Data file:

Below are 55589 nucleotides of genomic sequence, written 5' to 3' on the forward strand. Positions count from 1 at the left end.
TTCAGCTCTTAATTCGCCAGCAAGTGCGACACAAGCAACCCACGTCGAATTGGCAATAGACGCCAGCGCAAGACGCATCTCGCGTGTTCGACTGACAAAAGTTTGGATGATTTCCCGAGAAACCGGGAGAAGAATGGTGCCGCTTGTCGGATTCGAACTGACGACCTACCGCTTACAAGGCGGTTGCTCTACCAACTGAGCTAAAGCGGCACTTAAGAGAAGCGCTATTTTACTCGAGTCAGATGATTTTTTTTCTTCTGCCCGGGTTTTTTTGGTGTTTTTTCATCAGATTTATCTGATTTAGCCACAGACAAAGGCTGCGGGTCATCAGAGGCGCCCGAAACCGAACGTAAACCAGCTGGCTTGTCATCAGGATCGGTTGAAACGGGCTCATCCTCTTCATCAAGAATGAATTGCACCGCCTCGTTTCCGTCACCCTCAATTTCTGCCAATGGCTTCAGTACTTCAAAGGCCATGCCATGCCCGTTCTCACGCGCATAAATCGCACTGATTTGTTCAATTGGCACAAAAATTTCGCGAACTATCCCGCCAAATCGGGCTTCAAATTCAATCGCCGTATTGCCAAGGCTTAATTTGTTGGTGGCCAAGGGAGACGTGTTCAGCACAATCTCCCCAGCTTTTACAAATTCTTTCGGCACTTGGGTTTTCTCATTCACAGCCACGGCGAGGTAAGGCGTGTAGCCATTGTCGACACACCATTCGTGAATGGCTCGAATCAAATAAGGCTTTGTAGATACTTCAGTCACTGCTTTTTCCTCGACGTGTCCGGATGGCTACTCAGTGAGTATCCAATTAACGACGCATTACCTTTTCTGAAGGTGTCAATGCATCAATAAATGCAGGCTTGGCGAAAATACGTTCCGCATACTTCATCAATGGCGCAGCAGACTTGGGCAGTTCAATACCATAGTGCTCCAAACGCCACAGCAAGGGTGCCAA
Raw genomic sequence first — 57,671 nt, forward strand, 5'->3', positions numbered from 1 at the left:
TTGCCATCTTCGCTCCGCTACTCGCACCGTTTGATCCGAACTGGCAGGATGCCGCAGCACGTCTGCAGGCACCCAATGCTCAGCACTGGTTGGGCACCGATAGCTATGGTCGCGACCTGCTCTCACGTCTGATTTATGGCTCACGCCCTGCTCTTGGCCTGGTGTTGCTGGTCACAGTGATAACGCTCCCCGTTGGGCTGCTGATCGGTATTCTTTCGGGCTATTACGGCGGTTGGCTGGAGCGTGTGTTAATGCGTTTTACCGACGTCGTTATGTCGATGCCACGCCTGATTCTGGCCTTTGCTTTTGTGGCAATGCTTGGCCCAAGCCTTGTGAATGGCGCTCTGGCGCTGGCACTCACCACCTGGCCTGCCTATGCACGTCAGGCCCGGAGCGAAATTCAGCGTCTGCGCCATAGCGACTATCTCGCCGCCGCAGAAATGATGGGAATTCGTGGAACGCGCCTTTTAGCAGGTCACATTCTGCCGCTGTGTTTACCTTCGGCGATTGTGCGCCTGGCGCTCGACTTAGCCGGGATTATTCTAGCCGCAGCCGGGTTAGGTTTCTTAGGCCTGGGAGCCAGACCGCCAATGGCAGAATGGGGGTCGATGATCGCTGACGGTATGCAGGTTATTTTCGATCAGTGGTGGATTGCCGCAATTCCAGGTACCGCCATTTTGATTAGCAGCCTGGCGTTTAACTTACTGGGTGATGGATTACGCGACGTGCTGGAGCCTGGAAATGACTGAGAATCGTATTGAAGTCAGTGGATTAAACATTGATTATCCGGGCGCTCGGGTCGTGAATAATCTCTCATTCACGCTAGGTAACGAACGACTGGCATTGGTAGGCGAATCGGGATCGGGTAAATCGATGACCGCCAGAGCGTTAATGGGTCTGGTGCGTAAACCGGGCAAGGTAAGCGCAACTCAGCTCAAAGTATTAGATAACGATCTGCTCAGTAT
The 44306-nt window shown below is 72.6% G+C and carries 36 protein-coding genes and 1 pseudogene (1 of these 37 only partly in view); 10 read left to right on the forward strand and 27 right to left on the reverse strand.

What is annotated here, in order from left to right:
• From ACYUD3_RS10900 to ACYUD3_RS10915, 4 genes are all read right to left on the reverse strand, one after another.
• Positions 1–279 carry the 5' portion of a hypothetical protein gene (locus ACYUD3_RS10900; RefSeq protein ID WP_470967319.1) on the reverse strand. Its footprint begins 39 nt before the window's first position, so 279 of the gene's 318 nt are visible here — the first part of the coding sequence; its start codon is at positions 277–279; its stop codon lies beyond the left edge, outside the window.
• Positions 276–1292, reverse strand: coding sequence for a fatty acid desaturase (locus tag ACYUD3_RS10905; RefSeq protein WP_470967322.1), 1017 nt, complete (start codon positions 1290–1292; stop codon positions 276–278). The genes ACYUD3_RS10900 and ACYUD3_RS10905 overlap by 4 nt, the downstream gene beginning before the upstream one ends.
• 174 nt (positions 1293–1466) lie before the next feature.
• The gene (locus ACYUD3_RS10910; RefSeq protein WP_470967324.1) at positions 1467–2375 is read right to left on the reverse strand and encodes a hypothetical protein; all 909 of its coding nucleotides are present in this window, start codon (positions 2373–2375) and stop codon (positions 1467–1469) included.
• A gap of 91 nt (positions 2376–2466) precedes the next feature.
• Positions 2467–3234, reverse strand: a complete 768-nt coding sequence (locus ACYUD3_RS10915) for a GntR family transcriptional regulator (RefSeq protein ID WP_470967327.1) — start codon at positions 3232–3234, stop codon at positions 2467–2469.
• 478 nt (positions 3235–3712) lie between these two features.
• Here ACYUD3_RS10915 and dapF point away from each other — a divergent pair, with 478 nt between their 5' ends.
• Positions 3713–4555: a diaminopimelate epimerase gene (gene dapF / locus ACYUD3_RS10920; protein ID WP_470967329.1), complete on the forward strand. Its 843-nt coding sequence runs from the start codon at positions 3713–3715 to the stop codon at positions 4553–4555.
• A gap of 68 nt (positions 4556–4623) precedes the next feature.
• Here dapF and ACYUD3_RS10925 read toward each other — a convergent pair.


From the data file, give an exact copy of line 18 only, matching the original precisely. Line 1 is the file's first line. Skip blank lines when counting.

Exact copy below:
• Here dapF and ACYUD3_RS10925 read toward each other — a convergent pair.